• Noticeable changes in mood
  • Changes in sleeping and eating patterns, either too much or not enough of either
  • Loss of interest and pleasure in activities that were once fun things to do
  • Less participation in friend and family communication and activity
  • Problems in friend, social or romantic boyfriend/girlfriend relationships

Getting help

Seek emergency help immediately if you are harming yourself and/or having suicidal thoughts or behaviours.

You should also seek help right away if you:

  • Have trouble with alcohol or drug use, or have other mental health concerns
  • Think your symptoms could be linked to a physical health problem
  • Are experiencing prolonged trouble sleeping
  • Feel as though normal life stresses don’t explain your symptoms

Try to talk to someone about how you feel. Sharing concerns with someone you trust can help keep you safe and direct you to medical help if necessary. Think about talking to:

  • A parent or other family member
  • Your school guidance counsellor
  • Medical personnel, such as your doctor or a nurse at a clinic, band office or nursing station
  • Staff at a teen clinic

Treatment and recovery are possible. Counselling can help you:

  • Find other ways to express emotional pain
  • Find easier ways to talk about things that are bothering you
  • Develop coping skills, which help you to manage any stresses you might be feeling before getting the urge to self-harm

Sometimes, recovery can take time, so it’s best to keep attending counselling even if you find it slow or hard the first few times.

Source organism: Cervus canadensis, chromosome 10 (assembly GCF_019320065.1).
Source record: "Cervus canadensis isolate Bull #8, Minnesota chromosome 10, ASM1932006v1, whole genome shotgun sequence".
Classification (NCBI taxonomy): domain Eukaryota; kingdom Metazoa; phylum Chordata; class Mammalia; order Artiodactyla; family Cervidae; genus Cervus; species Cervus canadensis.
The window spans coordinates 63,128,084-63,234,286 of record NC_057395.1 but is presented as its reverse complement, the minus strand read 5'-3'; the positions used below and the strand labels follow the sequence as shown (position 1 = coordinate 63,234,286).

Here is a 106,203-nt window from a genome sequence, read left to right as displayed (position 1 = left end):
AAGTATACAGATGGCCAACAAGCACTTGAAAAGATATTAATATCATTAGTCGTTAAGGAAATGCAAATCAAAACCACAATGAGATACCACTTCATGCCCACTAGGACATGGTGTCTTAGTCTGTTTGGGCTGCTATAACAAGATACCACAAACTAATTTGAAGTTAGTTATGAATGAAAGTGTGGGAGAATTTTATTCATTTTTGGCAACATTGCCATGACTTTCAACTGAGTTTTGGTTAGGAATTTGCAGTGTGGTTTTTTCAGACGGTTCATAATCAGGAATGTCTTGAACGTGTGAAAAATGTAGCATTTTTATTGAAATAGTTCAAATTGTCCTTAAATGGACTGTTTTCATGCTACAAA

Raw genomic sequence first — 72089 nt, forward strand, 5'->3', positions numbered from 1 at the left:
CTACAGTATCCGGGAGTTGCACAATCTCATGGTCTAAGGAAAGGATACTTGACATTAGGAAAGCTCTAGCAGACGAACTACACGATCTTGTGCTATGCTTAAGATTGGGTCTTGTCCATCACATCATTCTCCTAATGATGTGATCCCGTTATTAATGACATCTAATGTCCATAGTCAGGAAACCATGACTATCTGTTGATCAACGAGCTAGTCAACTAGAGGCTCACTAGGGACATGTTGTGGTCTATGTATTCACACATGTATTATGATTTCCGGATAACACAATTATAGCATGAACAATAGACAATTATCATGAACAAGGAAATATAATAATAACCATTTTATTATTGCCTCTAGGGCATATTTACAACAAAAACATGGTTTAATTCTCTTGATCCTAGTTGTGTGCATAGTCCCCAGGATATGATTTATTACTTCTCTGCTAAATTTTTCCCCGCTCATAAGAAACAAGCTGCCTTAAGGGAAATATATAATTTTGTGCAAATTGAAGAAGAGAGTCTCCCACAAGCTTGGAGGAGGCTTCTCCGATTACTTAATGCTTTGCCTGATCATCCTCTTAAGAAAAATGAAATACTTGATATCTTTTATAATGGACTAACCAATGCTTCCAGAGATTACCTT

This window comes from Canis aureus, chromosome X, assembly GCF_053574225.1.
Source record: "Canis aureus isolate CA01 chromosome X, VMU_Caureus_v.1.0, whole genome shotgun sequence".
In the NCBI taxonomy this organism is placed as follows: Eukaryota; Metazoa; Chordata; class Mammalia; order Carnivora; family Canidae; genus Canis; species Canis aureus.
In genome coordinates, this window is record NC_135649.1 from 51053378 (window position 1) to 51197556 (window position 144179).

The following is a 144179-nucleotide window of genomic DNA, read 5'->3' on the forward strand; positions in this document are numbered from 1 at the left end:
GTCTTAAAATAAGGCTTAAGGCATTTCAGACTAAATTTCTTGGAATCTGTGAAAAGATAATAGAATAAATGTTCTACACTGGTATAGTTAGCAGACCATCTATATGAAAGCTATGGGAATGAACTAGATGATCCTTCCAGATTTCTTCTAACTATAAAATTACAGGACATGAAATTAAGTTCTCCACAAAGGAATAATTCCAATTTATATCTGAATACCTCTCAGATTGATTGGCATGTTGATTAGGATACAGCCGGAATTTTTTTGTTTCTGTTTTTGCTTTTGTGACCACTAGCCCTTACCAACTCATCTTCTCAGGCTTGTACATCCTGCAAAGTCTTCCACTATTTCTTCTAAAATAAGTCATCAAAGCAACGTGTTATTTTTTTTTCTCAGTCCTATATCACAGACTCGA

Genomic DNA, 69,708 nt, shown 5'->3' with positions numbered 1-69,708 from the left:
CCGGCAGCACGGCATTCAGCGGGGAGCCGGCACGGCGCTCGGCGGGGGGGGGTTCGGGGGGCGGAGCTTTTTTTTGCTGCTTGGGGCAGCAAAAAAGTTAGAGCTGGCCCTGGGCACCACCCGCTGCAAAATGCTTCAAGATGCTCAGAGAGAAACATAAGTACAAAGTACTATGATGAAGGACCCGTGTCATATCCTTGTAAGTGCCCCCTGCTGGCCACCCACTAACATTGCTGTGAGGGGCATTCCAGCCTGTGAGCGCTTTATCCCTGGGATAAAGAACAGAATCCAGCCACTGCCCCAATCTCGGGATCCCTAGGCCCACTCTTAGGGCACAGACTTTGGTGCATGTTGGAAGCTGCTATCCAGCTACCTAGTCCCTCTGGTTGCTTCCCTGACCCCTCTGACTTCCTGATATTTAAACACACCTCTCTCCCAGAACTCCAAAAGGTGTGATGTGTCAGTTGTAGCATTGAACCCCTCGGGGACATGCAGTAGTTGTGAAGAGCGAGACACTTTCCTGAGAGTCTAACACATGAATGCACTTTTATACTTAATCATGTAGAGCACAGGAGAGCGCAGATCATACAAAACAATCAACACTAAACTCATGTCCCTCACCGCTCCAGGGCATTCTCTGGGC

Hacks for stopping

There are also some hacks that can help you to stop self-harming:

  1. Wait 10 minutes. Trying your best to put off the self-harming action can help stop the urge to act on feelings of being overwhelmed and in pain. Ten minutes can give you enough time to think it through and find another way to cope or manage, such as writing down your thoughts, listening to music or doing something physical like going for a walk or run.
  2. Go somewhere where you can’t self-harm. This might be a shared space at home like the living room (remove all sharps and self-harm objects first) or a school (have no self-harm objects on you). Try to wait out the urge to self-harm while in this environment, and try to think of another way to deal with your pain while you wait.
  3. Purge yourself and environment of sharps. Get rid of any objects that you use, or could use, to self-harm. Go through your bedroom and bathroom and throw away anything that you have used or may use for this purpose. By removing potentially harmful items from your environment, you can relieve some of the impulse you might have to self-harm.
  4. Talk to someone. Instead of acting on the urge to self-harm, call someone that you know could help – a counsellor, a trusted family member or friend or a crisis phone line number. Visit Getting Help for more places to get help.
  5. Use a less risky method to relieve feelings. Some people have had success by using a less risky way to feel physical pain – like snapping an elastic band on your wrist or working out really hard.